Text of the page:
Thursday, November 12, 2015

You Will Find Your Place

There is a difference between "fitting in" and "belonging," as I have learned from Brené Brown. "Fitting in" is conforming oneself to wedge into surroundings; "belonging" is being oneself yet being accepted in surroundings.
Pamela Druckerman, an American in Paris, has written before about the differences in American and French outlook. When a country doesn't comprehend children's songs like "If You're Happy and You Know It," that says a lot. 

In "How to Find Your Place in the World After Graduation," Druckerman describes her careful choice of topic for a commencement speech, since France doesn't do "Reach for the stars!" 
I based my talk on a common French expression that’s optimistic, but not grandiose: Vous allez trouver votre place. You will find your place. I’ve always liked this idea that, somewhere in the world, there’s a gap shaped just like you. Once you find it, you’ll slide right in.
How to find that place?

Druckerman presents a number of points, but I don't agree with them all. The ones I like: 

1) Give yourself space and time to think. 
You need to be blank, and even a little bit bored, for your brain to feed you ideas. The poet Wendell Berry wrote that in solitude, “one’s inner voices become audible.”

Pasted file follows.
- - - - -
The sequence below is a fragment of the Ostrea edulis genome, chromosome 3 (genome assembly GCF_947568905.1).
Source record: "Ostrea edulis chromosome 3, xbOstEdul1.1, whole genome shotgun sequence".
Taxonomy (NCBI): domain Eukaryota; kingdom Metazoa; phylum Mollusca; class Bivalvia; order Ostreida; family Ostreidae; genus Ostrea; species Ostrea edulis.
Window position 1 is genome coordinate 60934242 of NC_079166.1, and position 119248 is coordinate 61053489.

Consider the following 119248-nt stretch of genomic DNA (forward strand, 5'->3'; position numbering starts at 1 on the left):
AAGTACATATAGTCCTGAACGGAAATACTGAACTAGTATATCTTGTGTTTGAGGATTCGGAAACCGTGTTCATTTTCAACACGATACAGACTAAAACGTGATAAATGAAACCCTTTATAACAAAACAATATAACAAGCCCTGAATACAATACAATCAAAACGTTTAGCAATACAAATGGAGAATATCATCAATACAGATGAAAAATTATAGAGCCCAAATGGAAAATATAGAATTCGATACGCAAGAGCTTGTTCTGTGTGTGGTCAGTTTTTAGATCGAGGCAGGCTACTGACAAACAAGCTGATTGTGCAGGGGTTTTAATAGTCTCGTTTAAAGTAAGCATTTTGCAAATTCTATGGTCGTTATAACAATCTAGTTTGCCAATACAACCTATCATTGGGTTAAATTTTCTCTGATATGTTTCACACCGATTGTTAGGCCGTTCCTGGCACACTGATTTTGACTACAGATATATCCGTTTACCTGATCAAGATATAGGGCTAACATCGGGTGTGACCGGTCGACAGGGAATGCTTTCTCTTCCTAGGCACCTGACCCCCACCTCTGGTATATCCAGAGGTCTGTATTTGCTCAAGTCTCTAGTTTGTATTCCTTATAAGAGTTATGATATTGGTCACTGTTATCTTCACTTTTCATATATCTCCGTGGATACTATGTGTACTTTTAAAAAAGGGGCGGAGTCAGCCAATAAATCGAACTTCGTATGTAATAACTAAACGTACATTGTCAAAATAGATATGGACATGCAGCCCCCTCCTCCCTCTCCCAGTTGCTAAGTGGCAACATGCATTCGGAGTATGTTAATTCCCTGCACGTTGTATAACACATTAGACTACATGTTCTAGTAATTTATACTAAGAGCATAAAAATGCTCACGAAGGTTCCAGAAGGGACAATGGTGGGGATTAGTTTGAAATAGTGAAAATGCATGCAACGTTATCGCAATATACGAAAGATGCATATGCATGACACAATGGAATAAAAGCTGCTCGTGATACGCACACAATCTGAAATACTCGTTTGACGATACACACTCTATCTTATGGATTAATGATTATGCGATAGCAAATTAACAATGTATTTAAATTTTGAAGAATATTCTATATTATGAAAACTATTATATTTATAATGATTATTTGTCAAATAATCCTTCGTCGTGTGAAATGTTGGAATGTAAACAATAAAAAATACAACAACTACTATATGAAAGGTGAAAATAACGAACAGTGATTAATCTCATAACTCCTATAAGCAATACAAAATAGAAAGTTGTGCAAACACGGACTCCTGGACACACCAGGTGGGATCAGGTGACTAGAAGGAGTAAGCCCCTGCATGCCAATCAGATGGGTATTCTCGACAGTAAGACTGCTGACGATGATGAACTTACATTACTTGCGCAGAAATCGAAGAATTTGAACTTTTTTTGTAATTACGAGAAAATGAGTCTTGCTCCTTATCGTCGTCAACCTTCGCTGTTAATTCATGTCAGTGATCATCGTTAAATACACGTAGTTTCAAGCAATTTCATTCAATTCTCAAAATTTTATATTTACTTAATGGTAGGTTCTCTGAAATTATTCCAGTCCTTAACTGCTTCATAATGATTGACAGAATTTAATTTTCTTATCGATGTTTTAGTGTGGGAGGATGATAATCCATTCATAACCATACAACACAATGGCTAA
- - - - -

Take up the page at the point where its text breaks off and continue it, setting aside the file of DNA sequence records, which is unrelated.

2) First tries usually suck. Don't expect magic immediately.

3) Everything you hear and get exposed to is material. Keep track of "ah-ha!" thoughts. 

4) If being occasionally obsessive creates good work, that's cool.

I had thought that when Druckerman started about finding one's place, she would mean in the social sphere. But no; she means finding one's place in the wold, even when alone. 


Daniel Saunders said...

The stuff about British graduation ceremonies in the article is very true. (Actually I didn't even graduate in person for either of my degrees, partly due to illness, partly due to Oxford insisting on holding graduations on Saturdays.)

I struggle with this. I want to belong, but find it hard to know how. Sometimes I try painfully to force myself to fit it - doubtless a product of a childhood spent being told to force myself to fit in with the other kids - but it never lasts long. On the rare occasions I find somewhere I belong, I tend to get worried of rejection and run away. Which is silly and counter-productive, but I'm not sure how to change it.

Princess Lea said...

Americans make a big fuss over graduations, but I voluntarily didn't attend mine.

I heartily recommend Brene Brown ("I Thought It Was Just Me") in tackling fear of rejection. I'm trying now to throw myself wholeheartedly into situations, being aware of the risk, but taking it anyway.